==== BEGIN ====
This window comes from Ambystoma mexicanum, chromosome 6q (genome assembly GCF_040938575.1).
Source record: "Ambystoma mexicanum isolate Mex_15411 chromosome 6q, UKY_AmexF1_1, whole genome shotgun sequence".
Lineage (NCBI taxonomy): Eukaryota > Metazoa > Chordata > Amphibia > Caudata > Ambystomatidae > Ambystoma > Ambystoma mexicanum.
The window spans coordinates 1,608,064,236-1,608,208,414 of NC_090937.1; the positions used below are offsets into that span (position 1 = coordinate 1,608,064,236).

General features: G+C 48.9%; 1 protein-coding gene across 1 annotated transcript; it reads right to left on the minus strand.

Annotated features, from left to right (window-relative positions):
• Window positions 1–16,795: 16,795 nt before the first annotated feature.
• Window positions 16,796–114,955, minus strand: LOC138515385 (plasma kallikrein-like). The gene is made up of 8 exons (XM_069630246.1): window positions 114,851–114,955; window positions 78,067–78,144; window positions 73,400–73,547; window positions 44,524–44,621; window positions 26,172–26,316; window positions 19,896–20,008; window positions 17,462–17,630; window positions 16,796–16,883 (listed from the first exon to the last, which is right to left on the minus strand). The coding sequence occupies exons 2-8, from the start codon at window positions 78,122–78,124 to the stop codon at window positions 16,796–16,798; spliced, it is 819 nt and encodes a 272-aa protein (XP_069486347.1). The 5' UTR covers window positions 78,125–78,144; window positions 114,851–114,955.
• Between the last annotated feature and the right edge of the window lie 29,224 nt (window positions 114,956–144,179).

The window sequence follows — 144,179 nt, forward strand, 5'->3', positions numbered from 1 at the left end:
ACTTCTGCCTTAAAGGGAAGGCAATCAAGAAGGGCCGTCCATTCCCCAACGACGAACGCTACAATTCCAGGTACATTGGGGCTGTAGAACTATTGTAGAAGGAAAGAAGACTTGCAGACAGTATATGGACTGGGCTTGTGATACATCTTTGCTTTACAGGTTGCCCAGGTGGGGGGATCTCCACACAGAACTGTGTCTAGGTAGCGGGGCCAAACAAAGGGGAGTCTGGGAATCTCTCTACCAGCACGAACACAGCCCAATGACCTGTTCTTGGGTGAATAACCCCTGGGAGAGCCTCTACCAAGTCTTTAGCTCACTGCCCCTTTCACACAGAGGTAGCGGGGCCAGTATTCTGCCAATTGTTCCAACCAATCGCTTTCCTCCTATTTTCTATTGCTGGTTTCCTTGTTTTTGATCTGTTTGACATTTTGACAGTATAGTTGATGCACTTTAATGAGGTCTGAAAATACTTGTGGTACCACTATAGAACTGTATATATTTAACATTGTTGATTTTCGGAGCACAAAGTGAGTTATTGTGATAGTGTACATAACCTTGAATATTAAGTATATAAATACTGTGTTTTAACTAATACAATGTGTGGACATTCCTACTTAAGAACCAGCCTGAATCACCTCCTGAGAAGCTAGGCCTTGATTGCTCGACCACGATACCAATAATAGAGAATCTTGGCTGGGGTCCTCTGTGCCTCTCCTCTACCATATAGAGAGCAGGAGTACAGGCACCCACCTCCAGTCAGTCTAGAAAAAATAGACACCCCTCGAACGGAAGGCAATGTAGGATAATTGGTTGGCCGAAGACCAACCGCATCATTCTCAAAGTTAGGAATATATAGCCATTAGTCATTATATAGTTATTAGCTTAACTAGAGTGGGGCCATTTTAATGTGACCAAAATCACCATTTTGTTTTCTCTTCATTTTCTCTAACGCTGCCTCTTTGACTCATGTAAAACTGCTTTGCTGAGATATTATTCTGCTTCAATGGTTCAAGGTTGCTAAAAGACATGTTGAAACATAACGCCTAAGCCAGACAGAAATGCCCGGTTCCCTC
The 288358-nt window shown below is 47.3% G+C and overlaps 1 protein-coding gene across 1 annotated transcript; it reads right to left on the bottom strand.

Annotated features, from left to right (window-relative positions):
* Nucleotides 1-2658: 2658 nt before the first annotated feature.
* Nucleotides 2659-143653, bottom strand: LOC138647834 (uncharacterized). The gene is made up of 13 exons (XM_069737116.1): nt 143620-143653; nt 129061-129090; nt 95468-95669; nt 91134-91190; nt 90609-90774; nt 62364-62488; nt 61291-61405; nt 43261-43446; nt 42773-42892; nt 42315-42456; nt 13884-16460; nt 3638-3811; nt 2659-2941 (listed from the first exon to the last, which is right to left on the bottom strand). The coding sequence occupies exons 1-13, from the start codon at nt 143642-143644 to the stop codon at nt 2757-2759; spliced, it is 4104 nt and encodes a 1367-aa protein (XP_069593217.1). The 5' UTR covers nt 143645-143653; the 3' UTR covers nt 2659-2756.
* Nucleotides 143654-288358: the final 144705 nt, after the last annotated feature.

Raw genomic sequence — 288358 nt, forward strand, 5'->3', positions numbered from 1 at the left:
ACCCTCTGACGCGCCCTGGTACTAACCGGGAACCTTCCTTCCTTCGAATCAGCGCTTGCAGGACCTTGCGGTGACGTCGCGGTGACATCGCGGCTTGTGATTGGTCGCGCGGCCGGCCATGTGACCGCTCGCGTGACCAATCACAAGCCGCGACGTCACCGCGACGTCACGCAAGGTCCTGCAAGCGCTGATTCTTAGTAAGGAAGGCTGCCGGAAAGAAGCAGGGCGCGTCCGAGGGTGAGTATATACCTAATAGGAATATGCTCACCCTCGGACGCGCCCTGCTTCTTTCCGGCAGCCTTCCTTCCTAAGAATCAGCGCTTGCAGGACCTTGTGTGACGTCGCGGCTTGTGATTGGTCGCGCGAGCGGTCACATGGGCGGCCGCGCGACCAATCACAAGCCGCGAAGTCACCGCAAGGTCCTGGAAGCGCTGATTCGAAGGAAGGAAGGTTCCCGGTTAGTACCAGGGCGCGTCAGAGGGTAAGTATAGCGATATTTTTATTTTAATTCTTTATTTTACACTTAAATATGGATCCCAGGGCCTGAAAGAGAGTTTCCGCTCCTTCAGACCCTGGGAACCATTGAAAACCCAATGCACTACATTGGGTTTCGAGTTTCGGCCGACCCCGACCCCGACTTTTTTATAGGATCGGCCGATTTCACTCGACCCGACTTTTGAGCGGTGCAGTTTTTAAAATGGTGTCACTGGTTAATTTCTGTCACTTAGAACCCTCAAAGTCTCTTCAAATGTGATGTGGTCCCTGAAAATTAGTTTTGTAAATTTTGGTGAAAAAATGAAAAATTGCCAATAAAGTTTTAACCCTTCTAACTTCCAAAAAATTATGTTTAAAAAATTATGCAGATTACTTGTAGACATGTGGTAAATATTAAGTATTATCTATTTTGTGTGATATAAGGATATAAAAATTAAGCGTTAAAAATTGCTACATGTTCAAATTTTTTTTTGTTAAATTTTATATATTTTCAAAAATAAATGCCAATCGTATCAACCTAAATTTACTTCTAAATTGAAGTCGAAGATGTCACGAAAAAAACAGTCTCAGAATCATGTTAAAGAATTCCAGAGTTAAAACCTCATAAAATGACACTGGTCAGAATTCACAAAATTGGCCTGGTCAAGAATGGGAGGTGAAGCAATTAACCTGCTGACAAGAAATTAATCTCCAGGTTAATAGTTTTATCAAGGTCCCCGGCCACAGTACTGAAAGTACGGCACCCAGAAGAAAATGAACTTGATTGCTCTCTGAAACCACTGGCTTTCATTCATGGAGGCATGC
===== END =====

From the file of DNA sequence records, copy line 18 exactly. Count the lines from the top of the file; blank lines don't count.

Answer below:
ACCCTCTGACGCGCCCTGGTACTAACCGGGAACCTTCCTTCCTTCGAATCAGCGCTTGCAGGACCTTGCGGTGACGTCGCGGTGACATCGCGGCTTGTGATTGGTCGCGCGGCCGGCCATGTGACCGCTCGCGTGACCAATCACAAGCCGCGACGTCACCGCGACGTCACGCAAGGTCCTGCAAGCGCTGATTCTTAGTAAGGAAGGCTGCCGGAAAGAAGCAGGGCGCGTCCGAGGGTGAGTATATACCTAATAGGAATATGCTCACCCTCGGACGCGCCCTGCTTCTTTCCGGCAGCCTTCCTTCCTAAGAATCAGCGCTTGCAGGACCTTGTGTGACGTCGCGGCTTGTGATTGGTCGCGCGAGCGGTCACATGGGCGGCCGCGCGACCAATCACAAGCCGCGAAGTCACCGCAAGGTCCTGGAAGCGCTGATTCGAAGGAAGGAAGGTTCCCGGTTAGTACCAGGGCGCGTCAGAGGGTAAGTATAGCGATATTTTTATTTTAATTCTTTATTTTACACTTAAATATGGATCCCAGGGCCTGAAAGAGAGTTTCCGCTCCTTCAGACCCTGGGAACCATTGAAAACCCAATGCACTACATTGGGTTTCGAGTTTCGGCCGACCCCGACCCCGACTTTTTTATAGGATCGGCCGATTTCACTCGACCCGACTTTTGAGCGGTGCAGTTTTTAAAATGGTGTCACTGGTTAATTTCTGTCACTTAGAACCCTCAAAGTCTCTTCAAATGTGATGTGGTCCCTGAAAATTAGTTTTGTAAATTTTGGTGAAAAAATGAAAAATTGCCAATAAAGTTTTAACCCTTCTAACTTCCAAAAAATTATGTTTAAAAAATTATGCAGATTACTTGTAGACATGTGGTAAATATTAAGTATTATCTATTTTGTGTGATATAAGGATATAAAAATTAAGCGTTAAAAATTGCTACATGTTCAAATTTTTTTTTGTTAAATTTTATATATTTTCAAAAATAAATGCCAATCGTATCAACCTAAATTTACTTCTAAATTGAAGTCGAAGATGTCACGAAAAAAACAGTCTCAGAATCATGTTAAAGAATTCCAGAGTTAAAACCTCATAAAATGACACTGGTCAGAATTCACAAAATTGGCCTGGTCAAGAATGGGAGGTGAAGCAATTAACCTGCTGACAAGAAATTAATCTCCAGGTTAATAGTTTTATCAAGGTCCCCGGCCACAGTACTGAAAGTACGGCACCCAGAAGAAAATGAACTTGATTGCTCTCTGAAACCACTGGCTTTCATTCATGGAGGCATGC